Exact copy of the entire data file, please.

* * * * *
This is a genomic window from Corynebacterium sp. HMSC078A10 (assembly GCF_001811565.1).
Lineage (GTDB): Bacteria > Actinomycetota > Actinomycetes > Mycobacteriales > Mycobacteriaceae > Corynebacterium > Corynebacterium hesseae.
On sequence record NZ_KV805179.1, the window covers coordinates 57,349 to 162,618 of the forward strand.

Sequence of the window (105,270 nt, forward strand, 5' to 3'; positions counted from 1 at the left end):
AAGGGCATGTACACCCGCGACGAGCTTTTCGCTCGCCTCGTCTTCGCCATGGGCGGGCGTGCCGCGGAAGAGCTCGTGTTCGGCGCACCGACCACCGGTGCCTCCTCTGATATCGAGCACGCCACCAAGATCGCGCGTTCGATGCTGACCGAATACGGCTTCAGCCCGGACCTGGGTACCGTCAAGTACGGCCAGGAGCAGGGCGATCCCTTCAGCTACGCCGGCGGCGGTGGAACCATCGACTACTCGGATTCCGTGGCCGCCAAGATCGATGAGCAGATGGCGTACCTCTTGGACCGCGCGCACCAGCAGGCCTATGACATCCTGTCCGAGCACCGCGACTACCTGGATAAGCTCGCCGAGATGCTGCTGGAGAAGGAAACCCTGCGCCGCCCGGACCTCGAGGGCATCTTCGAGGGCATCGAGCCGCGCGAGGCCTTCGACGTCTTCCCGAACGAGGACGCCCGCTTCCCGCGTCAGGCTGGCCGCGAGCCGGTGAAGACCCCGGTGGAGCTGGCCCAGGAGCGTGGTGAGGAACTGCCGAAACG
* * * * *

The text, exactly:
This is a genomic window from Corynebacterium sp. HMSC078A10 (assembly GCF_001811565.1).
Lineage (GTDB): Bacteria > Actinomycetota > Actinomycetes > Mycobacteriales > Mycobacteriaceae > Corynebacterium > Corynebacterium hesseae.
On sequence record NZ_KV805179.1, the window covers coordinates 57,349 to 162,618 of the forward strand.

Sequence of the window (105,270 nt, forward strand, 5' to 3'; positions counted from 1 at the left end):
AAGGGCATGTACACCCGCGACGAGCTTTTCGCTCGCCTCGTCTTCGCCATGGGCGGGCGTGCCGCGGAAGAGCTCGTGTTCGGCGCACCGACCACCGGTGCCTCCTCTGATATCGAGCACGCCACCAAGATCGCGCGTTCGATGCTGACCGAATACGGCTTCAGCCCGGACCTGGGTACCGTCAAGTACGGCCAGGAGCAGGGCGATCCCTTCAGCTACGCCGGCGGCGGTGGAACCATCGACTACTCGGATTCCGTGGCCGCCAAGATCGATGAGCAGATGGCGTACCTCTTGGACCGCGCGCACCAGCAGGCCTATGACATCCTGTCCGAGCACCGCGACTACCTGGATAAGCTCGCCGAGATGCTGCTGGAGAAGGAAACCCTGCGCCGCCCGGACCTCGAGGGCATCTTCGAGGGCATCGAGCCGCGCGAGGCCTTCGACGTCTTCCCGAACGAGGACGCCCGCTTCCCGCGTCAGGCTGGCCGCGAGCCGGTGAAGACCCCGGTGGAGCTGGCCCAGGAGCGTGGTGAGGAACTGCCGAAACG